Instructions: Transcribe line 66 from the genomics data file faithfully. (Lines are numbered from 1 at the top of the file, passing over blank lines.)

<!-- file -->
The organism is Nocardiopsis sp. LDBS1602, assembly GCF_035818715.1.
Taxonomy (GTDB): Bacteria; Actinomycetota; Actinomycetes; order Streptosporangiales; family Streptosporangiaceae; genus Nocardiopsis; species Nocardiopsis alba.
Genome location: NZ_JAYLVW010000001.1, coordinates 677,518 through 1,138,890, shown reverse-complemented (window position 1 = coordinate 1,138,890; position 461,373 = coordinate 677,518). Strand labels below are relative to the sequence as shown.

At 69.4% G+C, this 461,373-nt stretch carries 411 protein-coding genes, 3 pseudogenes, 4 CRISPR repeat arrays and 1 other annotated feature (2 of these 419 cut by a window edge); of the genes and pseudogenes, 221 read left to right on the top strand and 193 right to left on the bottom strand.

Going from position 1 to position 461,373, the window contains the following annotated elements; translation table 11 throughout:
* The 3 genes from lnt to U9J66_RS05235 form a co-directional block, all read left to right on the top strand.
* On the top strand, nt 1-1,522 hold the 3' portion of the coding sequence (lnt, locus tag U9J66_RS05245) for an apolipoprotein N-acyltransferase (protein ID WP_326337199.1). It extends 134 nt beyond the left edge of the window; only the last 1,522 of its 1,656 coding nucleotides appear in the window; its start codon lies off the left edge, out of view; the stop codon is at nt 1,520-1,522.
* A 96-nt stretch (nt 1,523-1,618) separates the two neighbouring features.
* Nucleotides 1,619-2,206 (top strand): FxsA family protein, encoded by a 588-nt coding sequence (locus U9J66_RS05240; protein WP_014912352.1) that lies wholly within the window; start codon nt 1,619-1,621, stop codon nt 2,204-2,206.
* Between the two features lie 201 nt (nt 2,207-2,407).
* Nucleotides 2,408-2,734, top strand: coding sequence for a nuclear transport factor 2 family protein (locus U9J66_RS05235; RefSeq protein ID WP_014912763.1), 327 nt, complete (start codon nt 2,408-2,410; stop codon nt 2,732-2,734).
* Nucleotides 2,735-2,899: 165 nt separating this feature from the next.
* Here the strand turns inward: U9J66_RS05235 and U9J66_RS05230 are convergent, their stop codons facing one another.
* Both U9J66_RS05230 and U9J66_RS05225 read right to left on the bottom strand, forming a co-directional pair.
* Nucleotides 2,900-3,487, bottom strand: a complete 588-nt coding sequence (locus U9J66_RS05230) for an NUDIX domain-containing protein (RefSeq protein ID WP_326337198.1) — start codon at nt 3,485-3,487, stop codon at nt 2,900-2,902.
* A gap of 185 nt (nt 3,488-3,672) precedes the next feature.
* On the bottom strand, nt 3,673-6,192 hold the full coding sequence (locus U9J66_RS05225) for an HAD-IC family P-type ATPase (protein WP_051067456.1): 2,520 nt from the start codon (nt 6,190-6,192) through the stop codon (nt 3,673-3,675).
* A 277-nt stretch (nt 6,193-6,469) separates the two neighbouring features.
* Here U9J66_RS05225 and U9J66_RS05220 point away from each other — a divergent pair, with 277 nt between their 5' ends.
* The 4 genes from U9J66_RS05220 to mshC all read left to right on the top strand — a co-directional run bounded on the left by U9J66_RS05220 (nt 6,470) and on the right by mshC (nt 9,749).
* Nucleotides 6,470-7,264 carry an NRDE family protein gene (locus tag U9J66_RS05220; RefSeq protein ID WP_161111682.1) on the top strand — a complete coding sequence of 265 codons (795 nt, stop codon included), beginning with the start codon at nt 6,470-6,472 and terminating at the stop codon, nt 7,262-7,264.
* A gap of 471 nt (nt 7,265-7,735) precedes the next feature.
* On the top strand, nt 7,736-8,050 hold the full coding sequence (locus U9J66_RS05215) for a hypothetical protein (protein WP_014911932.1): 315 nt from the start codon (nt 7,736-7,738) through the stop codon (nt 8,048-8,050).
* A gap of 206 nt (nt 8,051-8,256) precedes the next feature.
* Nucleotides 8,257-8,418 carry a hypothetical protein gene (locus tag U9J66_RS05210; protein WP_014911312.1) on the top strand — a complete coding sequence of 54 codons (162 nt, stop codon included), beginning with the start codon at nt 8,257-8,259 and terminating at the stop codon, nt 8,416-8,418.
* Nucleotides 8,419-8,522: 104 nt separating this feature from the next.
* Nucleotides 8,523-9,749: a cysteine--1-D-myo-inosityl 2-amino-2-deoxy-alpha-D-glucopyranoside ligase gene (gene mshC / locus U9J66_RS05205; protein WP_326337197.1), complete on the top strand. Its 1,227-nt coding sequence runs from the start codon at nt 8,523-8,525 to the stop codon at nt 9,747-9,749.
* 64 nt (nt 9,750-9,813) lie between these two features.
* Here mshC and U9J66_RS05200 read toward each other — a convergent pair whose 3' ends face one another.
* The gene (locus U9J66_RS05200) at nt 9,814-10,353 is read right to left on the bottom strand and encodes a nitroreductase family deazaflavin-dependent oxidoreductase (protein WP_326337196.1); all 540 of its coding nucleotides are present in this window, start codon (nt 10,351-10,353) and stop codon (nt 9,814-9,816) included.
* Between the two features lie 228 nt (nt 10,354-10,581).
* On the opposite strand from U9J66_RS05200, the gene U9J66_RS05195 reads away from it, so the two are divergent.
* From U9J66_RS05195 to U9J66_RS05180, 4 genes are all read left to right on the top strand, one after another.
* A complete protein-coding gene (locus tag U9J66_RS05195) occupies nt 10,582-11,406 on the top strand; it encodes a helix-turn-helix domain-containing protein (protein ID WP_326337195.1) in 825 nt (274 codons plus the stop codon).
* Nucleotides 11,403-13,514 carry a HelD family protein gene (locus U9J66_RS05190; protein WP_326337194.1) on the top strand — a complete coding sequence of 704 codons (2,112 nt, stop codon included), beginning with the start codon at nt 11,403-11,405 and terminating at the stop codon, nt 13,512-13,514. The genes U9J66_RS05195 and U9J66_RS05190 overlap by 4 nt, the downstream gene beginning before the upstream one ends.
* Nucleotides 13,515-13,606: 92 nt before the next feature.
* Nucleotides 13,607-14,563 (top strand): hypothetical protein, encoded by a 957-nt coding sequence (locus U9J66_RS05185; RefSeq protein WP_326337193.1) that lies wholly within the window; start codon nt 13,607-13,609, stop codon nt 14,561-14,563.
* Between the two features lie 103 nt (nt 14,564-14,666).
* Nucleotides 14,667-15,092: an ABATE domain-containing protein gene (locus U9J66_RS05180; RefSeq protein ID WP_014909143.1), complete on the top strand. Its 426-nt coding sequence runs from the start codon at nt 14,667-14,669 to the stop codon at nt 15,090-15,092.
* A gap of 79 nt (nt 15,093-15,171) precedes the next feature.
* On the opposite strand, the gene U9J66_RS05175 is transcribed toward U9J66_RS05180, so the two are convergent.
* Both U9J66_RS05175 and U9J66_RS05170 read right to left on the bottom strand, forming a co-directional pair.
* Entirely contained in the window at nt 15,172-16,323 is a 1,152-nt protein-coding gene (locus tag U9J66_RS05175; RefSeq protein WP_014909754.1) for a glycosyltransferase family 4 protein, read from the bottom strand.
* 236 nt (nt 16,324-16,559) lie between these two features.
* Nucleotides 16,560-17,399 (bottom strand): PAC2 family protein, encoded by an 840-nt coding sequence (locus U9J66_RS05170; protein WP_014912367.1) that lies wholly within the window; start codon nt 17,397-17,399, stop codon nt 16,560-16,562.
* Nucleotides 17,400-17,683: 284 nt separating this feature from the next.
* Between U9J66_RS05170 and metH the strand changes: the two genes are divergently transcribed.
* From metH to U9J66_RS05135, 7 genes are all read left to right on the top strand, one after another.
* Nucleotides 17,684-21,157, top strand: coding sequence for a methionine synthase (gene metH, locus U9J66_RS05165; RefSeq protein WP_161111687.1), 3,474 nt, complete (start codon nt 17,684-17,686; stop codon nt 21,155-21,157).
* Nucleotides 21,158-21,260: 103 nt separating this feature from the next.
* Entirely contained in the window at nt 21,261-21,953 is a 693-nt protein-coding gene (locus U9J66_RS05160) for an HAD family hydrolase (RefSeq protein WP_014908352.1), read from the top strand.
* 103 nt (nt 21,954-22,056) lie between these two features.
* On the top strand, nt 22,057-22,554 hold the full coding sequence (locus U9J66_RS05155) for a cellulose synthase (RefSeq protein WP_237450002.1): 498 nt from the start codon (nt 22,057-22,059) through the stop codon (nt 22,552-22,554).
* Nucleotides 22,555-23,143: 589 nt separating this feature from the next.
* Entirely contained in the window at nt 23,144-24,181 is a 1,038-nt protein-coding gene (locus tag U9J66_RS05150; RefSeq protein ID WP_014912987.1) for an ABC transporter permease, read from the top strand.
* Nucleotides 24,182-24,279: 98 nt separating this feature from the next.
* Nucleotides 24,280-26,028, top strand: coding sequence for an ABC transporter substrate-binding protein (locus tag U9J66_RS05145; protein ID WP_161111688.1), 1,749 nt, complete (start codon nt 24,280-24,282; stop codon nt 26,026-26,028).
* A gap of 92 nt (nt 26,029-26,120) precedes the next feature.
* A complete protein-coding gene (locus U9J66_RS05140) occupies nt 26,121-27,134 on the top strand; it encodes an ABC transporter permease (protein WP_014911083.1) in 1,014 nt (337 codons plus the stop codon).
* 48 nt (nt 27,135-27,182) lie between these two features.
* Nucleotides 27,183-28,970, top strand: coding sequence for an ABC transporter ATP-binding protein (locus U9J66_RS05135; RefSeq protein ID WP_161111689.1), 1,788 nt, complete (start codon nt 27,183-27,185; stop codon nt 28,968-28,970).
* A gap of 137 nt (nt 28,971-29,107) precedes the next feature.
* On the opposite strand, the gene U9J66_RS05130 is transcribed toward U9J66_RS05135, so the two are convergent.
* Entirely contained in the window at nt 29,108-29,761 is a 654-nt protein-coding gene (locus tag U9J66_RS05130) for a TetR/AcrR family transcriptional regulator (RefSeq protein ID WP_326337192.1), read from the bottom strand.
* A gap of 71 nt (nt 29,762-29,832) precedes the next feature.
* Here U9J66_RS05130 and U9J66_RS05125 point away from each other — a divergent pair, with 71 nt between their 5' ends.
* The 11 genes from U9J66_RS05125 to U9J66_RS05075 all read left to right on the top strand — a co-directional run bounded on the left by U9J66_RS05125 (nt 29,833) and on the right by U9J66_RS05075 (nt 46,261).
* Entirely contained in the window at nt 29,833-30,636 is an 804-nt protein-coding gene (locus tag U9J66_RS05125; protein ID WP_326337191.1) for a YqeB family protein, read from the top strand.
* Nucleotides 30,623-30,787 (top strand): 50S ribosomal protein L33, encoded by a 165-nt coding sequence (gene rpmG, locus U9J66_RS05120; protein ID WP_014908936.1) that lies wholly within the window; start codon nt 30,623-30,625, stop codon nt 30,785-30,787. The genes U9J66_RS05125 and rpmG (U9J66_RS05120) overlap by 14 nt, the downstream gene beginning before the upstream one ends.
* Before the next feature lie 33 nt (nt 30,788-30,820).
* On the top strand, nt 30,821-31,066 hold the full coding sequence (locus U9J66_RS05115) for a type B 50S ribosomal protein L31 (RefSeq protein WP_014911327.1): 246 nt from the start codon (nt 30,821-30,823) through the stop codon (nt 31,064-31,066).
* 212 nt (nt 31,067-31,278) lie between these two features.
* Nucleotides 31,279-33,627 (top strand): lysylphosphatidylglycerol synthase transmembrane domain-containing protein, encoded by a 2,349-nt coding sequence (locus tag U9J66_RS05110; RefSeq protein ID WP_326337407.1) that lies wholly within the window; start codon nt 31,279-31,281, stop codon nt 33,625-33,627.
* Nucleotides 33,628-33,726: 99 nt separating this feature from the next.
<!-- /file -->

* Here U9J66_RS05130 and U9J66_RS05125 point away from each other — a divergent pair, with 71 nt between their 5' ends.